Ulland Brothers' superintendent stated that Max Johnson and Ulland Brothers employees were equally subject to hazardous conditions at the site, including: fires or explosions from gas pipes or other causes; extreme weather conditions; collisions between vehicles or pieces of equipment operated by workers on site; or collisions between a vehicle or piece of equipment and a worker on the ground. The general manager for Max Johnson stated that all employees on the project were exposed to the same hazards, including fire or explosion, collisions between vehicles or between vehicles and people, vehicle rollovers, and exposure to hazardous materials.

On the day of the accident, public highway traffic was not routed through the project, and there was no risk from such traffic for any of the workers. O'Malley was delivering sugar sand to subcut no. 6 and had partially dumped his load when he became stuck in the sand. Lee, driving a road grader, approached O'Malley's truck from behind in order to push it out of the sand. Lee's truck made contact with O'Malley's and pushed it free. O'Malley stated that he was jolted on the impact, thrown to the floor of the truck, and injured. O'Malley filed for and collected workers' compensation benefits from Max Johnson's insurer for the injury he sustained in this accident.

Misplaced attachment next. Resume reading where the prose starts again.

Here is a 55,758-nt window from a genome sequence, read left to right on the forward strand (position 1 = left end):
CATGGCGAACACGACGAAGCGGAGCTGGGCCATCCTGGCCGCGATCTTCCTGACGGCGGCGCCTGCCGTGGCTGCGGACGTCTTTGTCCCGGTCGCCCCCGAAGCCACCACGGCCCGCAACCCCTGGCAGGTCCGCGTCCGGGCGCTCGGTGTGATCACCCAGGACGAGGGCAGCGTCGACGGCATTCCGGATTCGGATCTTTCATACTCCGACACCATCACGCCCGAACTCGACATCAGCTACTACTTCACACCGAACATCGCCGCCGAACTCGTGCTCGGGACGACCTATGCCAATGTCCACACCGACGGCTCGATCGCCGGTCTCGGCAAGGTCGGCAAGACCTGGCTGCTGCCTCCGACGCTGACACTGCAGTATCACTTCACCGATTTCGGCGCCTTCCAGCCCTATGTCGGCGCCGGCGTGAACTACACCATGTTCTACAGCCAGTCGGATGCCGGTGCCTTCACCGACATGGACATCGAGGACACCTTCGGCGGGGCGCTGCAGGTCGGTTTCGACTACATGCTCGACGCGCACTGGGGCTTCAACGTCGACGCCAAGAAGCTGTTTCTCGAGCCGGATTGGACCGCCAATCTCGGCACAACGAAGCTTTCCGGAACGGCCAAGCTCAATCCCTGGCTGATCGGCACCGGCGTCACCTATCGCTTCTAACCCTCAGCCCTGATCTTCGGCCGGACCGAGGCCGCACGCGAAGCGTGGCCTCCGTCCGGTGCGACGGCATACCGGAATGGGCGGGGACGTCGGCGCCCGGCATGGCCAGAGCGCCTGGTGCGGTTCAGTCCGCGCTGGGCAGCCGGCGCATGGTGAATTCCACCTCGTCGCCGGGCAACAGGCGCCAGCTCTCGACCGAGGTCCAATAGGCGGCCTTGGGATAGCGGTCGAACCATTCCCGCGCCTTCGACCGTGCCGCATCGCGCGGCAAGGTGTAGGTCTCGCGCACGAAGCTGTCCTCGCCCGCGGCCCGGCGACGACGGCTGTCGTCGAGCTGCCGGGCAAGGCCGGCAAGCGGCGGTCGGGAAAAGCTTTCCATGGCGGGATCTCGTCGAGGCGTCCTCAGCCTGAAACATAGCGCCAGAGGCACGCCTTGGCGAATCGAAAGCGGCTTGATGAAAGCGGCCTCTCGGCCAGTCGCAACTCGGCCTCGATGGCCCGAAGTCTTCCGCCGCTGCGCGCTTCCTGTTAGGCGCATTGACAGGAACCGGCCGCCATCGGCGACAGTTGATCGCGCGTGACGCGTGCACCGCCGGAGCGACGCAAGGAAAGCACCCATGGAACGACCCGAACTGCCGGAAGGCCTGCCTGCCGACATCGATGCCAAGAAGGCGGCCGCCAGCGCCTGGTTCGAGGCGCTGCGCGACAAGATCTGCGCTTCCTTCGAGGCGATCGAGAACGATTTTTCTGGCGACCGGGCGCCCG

O'Malley subsequently commenced an action against Ulland Brothers, alleging negligence, and seeking past and future medical costs and other damages. O'Malley's wife, Mary Jo, sought damages for loss of consortium. Ulland Brothers and John Lee filed a third-party complaint against Max Johnson, alleging, among other things, negligence in failing to provide a safe workplace and negligence in failing to train its employees in the safe operation of a belly-dump truck, as well as negligent operation of the belly-dump truck itself.